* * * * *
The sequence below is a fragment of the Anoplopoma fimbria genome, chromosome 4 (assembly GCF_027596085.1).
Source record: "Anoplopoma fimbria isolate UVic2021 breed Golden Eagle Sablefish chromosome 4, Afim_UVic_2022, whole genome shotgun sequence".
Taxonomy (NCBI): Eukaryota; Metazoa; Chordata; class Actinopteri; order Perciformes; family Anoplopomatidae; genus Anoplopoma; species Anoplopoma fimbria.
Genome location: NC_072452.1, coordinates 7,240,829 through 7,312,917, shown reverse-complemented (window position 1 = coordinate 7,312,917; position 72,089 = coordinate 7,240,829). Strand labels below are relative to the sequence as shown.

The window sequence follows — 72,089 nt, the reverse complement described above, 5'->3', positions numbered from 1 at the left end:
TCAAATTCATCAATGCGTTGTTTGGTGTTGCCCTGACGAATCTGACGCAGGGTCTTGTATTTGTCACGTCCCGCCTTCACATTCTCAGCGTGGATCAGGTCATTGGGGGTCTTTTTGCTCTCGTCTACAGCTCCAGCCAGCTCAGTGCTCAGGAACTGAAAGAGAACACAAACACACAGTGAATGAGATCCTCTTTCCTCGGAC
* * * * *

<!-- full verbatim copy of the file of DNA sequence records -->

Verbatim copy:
The sequence below is a fragment of the Anoplopoma fimbria genome, chromosome 4 (assembly GCF_027596085.1).
Source record: "Anoplopoma fimbria isolate UVic2021 breed Golden Eagle Sablefish chromosome 4, Afim_UVic_2022, whole genome shotgun sequence".
Taxonomy (NCBI): Eukaryota; Metazoa; Chordata; class Actinopteri; order Perciformes; family Anoplopomatidae; genus Anoplopoma; species Anoplopoma fimbria.
Genome location: NC_072452.1, coordinates 7,240,829 through 7,312,917, shown reverse-complemented (window position 1 = coordinate 7,312,917; position 72,089 = coordinate 7,240,829). Strand labels below are relative to the sequence as shown.

The window sequence follows — 72,089 nt, the reverse complement described above, 5'->3', positions numbered from 1 at the left end:
TCAAATTCATCAATGCGTTGTTTGGTGTTGCCCTGACGAATCTGACGCAGGGTCTTGTATTTGTCACGTCCCGCCTTCACATTCTCAGCGTGGATCAGGTCATTGGGGGTCTTTTTGCTCTCGTCTACAGCTCCAGCCAGCTCAGTGCTCAGGAACTGAAAGAGAACACAAACACACAGTGAATGAGATCCTCTTTCCTCGGAC